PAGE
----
Following fast on the heels of a decision to go into a particular kind of business is the decision about what kind of legal form it should take. The most common options are a sole proprietorship, a partnership, or a corporation. You may lean toward the corporate route because you like the sound of having "Inc." after the company's name, but there are some more practical, business-like considerations to take into account.
More so than with some of the other structures for a business, starting a corporation means complying with formalities required by state laws. Once the shareholders (owners) of the business agree on some basic matters, such items are embodied in articles of incorporation that must be filed with the appropriate state agency. These essentials usually include:
* a corporate name;
* the number of shares that can be issued;
* the number of shares each owner will buy and for what contribution of cash or property;
* the nature of the corporation's business; and
* the identity of the directors and officers of the corporation who will handle day-to-day operations.
The fledgling corporation will also need bylaws, which constitute a procedural rule book for the company.
The bottom line here is that whoever holds a majority of the shares of a corporation has ultimate control over it. Usually it takes a majority of the shares to elect the board of directors, which is charged with making the "big picture" decisions. If a decision is momentous enough for the company's future, such as a change in the articles of incorporation or whether or not to merge with another company, the shareholders usually have a more direct role in that they themselves must approve the decision by a certain margin of votes.
The board elects the officers of the corporation, typically including a president, vice-president, secretary, and treasurer. The officers may or may not be salaried employees or shareholders, and in some cases one person may hold more than one office.
At or near the top of the list of characteristics favoring the corporate structure is the fact that, since the corporation is treated as a legal "person" separate from the people who own and run it, the shareholders as a rule are not personally liable for the corporation's debts. Instead, their risk is confined to their investment in the company. To every rule there is an exception, however, and here the exception has the colorful legal name of "piercing the corporate veil." If the owners do not comply with the statutory requirements for running a corporation, or if they blur the lines too much between corporate and personal finances, the legal fiction of the corporation as a separate entity is ignored and the owners are on the hook for the corporation's losses.
As a separate entity in the eyes of the law, a corporation does not go out of existence if one or more of its owners dies. Instead, a corporation stays alive until its owners decide otherwise. Transfer of the ownership of the corporation is accomplished by selling its stock. New owners are added either when existing owners sell some of their stock or the corporation itself sells more shares of stock. The smaller the enterprise, the more likely it is that the owners, for whom the corporation may be both their property and their employer, may agree to restrict the sale of the stock in order to maintain control.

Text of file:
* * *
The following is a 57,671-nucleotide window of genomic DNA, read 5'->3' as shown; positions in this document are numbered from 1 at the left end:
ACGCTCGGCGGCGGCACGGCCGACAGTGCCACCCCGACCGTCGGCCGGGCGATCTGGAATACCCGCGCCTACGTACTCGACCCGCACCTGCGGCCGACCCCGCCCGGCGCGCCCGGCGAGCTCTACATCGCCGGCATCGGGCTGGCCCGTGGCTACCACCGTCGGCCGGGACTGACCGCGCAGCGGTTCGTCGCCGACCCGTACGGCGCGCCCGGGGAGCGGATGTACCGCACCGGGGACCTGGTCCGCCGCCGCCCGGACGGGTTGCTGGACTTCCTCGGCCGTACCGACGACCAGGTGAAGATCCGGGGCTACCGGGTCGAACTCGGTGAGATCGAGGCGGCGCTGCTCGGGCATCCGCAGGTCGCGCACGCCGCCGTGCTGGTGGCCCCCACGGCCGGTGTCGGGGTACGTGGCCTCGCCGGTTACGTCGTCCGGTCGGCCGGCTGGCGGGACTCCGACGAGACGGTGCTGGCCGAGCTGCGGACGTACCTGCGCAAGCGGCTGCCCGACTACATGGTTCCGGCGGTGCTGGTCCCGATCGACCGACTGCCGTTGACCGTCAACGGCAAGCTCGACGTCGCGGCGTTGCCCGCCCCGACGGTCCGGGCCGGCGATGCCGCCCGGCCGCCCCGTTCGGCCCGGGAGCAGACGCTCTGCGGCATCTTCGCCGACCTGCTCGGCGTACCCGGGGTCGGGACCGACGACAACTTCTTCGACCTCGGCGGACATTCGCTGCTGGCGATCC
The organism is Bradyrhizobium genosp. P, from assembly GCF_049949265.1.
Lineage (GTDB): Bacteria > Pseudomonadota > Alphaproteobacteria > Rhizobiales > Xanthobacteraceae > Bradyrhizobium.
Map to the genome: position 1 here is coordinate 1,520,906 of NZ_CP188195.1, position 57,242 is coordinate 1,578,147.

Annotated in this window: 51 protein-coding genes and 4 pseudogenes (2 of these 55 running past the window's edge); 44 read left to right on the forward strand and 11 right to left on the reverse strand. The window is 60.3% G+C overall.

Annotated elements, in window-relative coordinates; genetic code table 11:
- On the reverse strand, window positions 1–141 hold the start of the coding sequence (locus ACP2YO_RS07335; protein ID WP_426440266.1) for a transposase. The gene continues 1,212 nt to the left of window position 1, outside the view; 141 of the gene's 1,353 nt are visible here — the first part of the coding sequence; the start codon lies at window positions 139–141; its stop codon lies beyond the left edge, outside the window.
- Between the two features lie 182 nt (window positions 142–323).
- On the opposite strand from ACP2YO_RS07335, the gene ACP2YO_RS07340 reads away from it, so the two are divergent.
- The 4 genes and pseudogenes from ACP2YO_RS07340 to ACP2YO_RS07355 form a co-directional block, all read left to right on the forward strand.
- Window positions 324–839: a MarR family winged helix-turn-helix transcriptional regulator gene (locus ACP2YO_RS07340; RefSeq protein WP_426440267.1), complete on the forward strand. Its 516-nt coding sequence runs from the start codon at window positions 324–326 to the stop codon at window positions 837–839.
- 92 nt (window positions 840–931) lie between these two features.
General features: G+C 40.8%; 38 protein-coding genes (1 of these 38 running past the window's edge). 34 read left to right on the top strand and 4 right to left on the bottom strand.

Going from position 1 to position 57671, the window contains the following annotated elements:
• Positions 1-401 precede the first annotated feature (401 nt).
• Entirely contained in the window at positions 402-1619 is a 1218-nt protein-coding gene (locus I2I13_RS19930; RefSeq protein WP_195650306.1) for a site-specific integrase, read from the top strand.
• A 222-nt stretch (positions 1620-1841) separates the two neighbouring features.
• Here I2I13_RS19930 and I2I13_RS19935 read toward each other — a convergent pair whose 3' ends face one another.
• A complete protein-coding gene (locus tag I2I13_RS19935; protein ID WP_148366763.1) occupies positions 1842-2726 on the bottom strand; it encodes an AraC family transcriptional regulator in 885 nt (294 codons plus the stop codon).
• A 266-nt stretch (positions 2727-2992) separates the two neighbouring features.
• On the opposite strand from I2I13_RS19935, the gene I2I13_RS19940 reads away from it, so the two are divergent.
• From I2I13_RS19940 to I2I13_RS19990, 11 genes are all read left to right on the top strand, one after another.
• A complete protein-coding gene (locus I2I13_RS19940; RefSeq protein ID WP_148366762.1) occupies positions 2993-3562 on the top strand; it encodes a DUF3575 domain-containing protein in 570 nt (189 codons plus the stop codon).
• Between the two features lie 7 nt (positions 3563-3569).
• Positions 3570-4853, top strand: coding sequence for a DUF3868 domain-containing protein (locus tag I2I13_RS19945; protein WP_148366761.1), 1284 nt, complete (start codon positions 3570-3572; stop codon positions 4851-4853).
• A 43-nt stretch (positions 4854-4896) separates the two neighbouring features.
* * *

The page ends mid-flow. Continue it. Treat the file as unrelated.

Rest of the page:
The particular circumstances of each new business and the differences in the governing laws of the states make generalities difficult. That said, the factors on the debit side of the ledger for corporations include the costs of setting up the corporate entity, the need for a separate tax return, and the burden of "double taxation." Double taxation means that the corporation is taxed on its profits, and the shareholders are then taxed on their dividends. On the credit side are limited liability for the owners and easy transfer of ownership.
Making the appropriate choice for a business form is one of the first, and one of the most important, decisions a new business will make. Whether choosing a corporate structure or some other form, make sure to consult with a qualified attorney.
Patrick and his friend Christopher decided to get in some late-afternoon golf on a summer day that had seen periods of turbulent weather, but also some clear skies. As Christopher held the flag for Patrick to putt, a golf course employee sounded a horn to warn of lightning in the area. Patrick putted out to finish the hole. Then the two friends started walking back to the clubhouse, which was about a quarter of a mile away. On their way, they were struck by lightning. Christopher was rendered unconscious for a few moments, but Patrick suffered serious injuries, and he now needs total care.
A negligence suit by Patrick's parents against the golf course owner was unsuccessful. For an owner of property to be liable for injuries to someone on the property, the injury must have been foreseeable. Without that, no duty of care arises in favor of the injured person. Practically everyone knows that lightning is dangerous, but that is quite different from being able to foresee that a particular lightning strike may occur.